Idaho Fish & Game Headquarters Office Sign Director
Dan Greenwood / Boise State Public Radio

Idaho’s Department of Fish and Game says people can still buy hunting tags and fishing licenses at participating stores and Fish and Game offices, but not online. That’s after the software company that manages online and in-person sales told Fish and Game it had been hacked.

CyberHades / Flickr Creative Commons

The state of Idaho’s new Cybersecurity Task Force holds its first meeting Wednesday afternoon. Governor C.L. "Butch" Otter created the group through executive order in July. Lieutenant Governor Brad Little will chair the task force.

Scott Graf / Boise State Public Radio

Idaho Gov. C.L. "Butch" Otter has created a task force intended to strengthen the state's protections against computer hackers.

Otter on Monday announced that he signed an executive order creating the Idaho Cybersecurity Cabinet Task Force.

Otter in a statement says the task force will develop policies, programs and strategies to find vulnerabilities and prevent attacks.

He says the state's long-term economic competitiveness is linked to cybersecurity.

daniel / Flickr

This week, we’re going behind the scenes of Idaho’s Internet Crimes Against Children Task Force (ICAC). Since 2008, the unit has made 237 arrests in Idaho. The yearly numbers have remained fairly steady for several years, hovering between 30 and 40.

Across the country, ICAC units have seen a consistent increase in the number of people arrested for crimes against children since 2000.

Yannick Meyer / Flickr

Do you know what your kids are doing online? That’s the question Tim Brady asks when he talks about his work protecting children from internet predators. After nine years shielding kids, this Boise Police detective has some advice for parents when it comes to the Internet and safety.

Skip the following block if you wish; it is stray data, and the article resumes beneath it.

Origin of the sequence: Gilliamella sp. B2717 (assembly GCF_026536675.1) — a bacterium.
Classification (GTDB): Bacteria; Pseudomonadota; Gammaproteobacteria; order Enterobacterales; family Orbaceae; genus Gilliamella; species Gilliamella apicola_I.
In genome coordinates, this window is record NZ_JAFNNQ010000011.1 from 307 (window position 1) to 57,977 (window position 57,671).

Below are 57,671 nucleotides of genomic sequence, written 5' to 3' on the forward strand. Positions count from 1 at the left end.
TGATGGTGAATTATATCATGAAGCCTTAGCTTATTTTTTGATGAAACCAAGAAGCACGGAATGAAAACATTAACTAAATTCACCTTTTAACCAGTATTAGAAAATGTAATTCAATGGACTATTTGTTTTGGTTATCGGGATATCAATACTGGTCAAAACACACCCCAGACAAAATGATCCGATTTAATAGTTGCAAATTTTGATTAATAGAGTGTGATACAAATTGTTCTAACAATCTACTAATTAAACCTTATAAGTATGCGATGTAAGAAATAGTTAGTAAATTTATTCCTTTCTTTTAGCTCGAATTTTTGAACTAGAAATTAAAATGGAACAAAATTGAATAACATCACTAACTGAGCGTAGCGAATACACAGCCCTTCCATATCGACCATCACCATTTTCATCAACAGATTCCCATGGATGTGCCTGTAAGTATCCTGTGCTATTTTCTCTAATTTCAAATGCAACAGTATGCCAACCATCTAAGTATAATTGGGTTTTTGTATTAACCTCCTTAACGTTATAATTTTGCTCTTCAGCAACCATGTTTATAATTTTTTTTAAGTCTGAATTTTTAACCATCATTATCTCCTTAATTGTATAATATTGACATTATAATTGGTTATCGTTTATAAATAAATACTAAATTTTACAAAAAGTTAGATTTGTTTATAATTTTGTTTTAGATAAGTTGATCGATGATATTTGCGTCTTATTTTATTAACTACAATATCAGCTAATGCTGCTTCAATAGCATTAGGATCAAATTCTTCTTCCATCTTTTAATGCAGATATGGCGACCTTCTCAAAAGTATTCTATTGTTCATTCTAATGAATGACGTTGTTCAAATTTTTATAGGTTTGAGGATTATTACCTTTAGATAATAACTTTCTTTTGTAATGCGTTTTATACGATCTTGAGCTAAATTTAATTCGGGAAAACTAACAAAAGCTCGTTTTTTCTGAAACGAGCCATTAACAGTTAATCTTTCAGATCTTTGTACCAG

Samantha Wright / Boise State Public Radio

This story includes graphic descriptions and language that may not be suitable for young audiences; some may find this content offensive.

Police Detective Tim Brady sits at his desk, surrounded by computer screens. He flips on a monitor and an instant-chat session is on the screen, this one recorded a few years ago. It is one of thousands of hours the Idaho Internet Crimes Against Children unit, (ICAC) has spent online.

“Within less than a minute I’m bombarded with all these people that think they’re speaking with a 13-year-old girl,” Brady says.

Tom Banse

The region’s main electricity wholesaler, the Bonneville Power Administration, has major shortcomings with regards to its cyber security and computer systems. That’s according to a report released Thursday by the Department of Energy’s investigative arm. The BPA is taking issue with the seriousness of the findings.

The federal auditor is concerned BPA is not well-enough equipped to handle a cyber attack. And the years-long review also dinged BPA for security gaps. That could jeopardize the regional electricity grid and in the worst case black out customers.